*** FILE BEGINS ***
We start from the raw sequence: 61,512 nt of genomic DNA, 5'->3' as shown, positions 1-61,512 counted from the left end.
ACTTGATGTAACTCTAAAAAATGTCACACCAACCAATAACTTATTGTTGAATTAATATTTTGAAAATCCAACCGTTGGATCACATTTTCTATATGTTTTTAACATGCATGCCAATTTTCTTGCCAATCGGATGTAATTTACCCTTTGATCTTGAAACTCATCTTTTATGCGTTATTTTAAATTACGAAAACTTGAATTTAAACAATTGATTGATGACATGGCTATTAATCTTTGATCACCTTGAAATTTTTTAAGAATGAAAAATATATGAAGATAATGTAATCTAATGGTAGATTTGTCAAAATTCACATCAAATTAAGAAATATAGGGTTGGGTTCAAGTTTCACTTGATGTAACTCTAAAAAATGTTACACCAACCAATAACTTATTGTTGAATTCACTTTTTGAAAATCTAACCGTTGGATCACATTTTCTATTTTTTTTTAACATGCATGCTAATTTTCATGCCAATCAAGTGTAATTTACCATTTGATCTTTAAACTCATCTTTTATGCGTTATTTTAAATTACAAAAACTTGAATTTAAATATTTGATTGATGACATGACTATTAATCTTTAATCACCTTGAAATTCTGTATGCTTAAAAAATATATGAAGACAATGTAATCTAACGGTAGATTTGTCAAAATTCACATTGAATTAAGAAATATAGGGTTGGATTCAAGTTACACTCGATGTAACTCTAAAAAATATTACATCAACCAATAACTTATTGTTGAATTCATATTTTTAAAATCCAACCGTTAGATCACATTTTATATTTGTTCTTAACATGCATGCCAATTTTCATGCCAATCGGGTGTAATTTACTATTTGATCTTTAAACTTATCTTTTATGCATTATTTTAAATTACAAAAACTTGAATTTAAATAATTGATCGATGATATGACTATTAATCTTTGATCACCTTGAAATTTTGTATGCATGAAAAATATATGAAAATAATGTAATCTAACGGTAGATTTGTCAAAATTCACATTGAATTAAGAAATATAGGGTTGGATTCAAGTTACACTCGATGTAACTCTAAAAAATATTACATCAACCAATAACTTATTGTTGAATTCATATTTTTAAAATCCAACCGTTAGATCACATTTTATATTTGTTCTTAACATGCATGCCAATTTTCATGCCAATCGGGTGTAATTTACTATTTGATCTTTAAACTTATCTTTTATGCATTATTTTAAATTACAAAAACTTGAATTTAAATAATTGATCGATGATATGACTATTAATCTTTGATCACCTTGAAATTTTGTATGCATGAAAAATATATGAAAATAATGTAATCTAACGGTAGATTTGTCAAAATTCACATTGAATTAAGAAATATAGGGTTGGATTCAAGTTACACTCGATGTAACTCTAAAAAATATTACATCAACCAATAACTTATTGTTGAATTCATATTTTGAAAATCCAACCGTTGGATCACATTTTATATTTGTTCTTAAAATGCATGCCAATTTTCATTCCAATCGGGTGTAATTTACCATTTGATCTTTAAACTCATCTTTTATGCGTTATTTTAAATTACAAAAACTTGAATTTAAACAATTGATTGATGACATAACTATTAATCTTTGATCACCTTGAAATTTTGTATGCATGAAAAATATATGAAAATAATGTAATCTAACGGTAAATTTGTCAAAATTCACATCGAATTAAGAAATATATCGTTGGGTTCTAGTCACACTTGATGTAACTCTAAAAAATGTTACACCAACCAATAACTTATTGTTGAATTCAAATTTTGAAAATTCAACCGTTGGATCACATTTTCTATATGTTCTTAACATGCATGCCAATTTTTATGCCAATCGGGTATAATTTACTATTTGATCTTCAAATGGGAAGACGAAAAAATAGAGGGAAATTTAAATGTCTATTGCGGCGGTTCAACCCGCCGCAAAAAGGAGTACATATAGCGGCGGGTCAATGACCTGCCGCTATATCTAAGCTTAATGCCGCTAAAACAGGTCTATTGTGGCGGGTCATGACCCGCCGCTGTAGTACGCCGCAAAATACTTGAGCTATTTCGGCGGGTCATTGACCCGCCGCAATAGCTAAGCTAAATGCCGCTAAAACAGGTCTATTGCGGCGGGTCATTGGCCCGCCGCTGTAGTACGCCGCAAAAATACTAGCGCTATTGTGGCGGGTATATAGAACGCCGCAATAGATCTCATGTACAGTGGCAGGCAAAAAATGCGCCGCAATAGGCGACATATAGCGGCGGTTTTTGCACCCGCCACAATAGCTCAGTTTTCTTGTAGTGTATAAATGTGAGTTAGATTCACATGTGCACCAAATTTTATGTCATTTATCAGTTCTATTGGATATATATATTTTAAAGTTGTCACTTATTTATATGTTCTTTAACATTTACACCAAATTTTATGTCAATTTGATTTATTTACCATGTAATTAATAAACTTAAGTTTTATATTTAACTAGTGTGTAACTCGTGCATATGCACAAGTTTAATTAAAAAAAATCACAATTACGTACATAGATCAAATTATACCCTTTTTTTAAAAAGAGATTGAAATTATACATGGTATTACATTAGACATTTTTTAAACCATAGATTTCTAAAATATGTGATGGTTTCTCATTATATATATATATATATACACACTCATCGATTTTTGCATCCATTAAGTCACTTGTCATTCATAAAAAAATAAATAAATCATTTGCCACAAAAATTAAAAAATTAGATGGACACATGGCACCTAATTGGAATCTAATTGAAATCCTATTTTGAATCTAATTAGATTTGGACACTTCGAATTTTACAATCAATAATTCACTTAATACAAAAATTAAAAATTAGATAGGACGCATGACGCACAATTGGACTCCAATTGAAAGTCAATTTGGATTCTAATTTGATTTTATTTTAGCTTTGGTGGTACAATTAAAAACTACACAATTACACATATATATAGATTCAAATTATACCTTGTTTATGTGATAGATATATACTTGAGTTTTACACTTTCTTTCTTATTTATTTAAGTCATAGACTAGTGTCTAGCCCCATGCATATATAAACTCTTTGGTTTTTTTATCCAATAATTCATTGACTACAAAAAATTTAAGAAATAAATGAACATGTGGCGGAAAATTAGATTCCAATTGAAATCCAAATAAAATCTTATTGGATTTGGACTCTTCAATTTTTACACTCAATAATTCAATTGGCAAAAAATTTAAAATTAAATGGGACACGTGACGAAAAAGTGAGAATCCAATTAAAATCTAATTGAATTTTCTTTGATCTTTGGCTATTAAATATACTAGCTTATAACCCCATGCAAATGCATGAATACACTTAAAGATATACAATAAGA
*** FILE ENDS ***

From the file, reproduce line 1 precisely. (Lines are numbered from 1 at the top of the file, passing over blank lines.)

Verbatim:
We start from the raw sequence: 61,512 nt of genomic DNA, 5'->3' as shown, positions 1-61,512 counted from the left end.